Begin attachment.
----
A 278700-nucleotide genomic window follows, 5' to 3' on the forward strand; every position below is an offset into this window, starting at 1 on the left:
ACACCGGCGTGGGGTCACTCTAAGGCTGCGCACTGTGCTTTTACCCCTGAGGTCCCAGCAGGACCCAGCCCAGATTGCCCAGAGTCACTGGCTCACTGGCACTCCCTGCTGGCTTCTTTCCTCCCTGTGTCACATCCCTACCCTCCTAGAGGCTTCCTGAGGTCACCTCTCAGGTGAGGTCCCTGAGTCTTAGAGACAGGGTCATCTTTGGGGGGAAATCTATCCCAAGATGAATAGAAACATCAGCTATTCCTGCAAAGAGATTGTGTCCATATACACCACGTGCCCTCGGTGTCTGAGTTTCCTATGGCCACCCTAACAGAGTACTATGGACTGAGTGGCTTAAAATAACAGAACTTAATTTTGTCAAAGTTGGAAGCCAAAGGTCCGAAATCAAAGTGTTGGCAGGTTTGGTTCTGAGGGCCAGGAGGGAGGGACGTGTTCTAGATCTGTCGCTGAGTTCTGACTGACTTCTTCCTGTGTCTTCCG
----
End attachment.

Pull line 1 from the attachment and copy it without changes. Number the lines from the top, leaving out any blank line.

A 278700-nucleotide genomic window follows, 5' to 3' on the forward strand; every position below is an offset into this window, starting at 1 on the left: